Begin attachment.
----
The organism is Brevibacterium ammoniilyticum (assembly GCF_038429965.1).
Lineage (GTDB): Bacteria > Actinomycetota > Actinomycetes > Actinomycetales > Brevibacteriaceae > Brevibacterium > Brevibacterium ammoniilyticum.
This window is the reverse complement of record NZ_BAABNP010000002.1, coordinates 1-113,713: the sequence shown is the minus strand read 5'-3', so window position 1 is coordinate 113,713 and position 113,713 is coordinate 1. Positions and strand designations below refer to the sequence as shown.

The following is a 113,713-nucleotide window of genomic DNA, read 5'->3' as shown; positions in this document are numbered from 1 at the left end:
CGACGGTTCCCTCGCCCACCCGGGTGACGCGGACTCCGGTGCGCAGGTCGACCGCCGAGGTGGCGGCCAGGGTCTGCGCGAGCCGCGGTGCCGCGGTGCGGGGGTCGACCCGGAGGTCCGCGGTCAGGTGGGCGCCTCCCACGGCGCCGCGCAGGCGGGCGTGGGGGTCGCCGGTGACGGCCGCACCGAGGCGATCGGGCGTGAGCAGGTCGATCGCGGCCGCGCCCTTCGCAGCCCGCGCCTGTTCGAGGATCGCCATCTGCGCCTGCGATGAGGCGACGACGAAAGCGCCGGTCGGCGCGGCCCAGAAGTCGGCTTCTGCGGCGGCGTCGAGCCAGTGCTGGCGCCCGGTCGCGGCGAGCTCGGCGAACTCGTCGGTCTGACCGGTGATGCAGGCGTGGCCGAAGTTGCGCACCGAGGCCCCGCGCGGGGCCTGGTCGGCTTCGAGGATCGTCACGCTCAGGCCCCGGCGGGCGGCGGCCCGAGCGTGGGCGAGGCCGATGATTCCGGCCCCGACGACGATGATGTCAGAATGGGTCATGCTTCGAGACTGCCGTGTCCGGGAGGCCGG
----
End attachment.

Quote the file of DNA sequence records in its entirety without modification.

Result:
The organism is Brevibacterium ammoniilyticum (assembly GCF_038429965.1).
Lineage (GTDB): Bacteria > Actinomycetota > Actinomycetes > Actinomycetales > Brevibacteriaceae > Brevibacterium > Brevibacterium ammoniilyticum.
This window is the reverse complement of record NZ_BAABNP010000002.1, coordinates 1-113,713: the sequence shown is the minus strand read 5'-3', so window position 1 is coordinate 113,713 and position 113,713 is coordinate 1. Positions and strand designations below refer to the sequence as shown.

The following is a 113,713-nucleotide window of genomic DNA, read 5'->3' as shown; positions in this document are numbered from 1 at the left end:
CGACGGTTCCCTCGCCCACCCGGGTGACGCGGACTCCGGTGCGCAGGTCGACCGCCGAGGTGGCGGCCAGGGTCTGCGCGAGCCGCGGTGCCGCGGTGCGGGGGTCGACCCGGAGGTCCGCGGTCAGGTGGGCGCCTCCCACGGCGCCGCGCAGGCGGGCGTGGGGGTCGCCGGTGACGGCCGCACCGAGGCGATCGGGCGTGAGCAGGTCGATCGCGGCCGCGCCCTTCGCAGCCCGCGCCTGTTCGAGGATCGCCATCTGCGCCTGCGATGAGGCGACGACGAAAGCGCCGGTCGGCGCGGCCCAGAAGTCGGCTTCTGCGGCGGCGTCGAGCCAGTGCTGGCGCCCGGTCGCGGCGAGCTCGGCGAACTCGTCGGTCTGACCGGTGATGCAGGCGTGGCCGAAGTTGCGCACCGAGGCCCCGCGCGGGGCCTGGTCGGCTTCGAGGATCGTCACGCTCAGGCCCCGGCGGGCGGCGGCCCGAGCGTGGGCGAGGCCGATGATTCCGGCCCCGACGACGATGATGTCAGAATGGGTCATGCTTCGAGACTGCCGTGTCCGGGAGGCCGG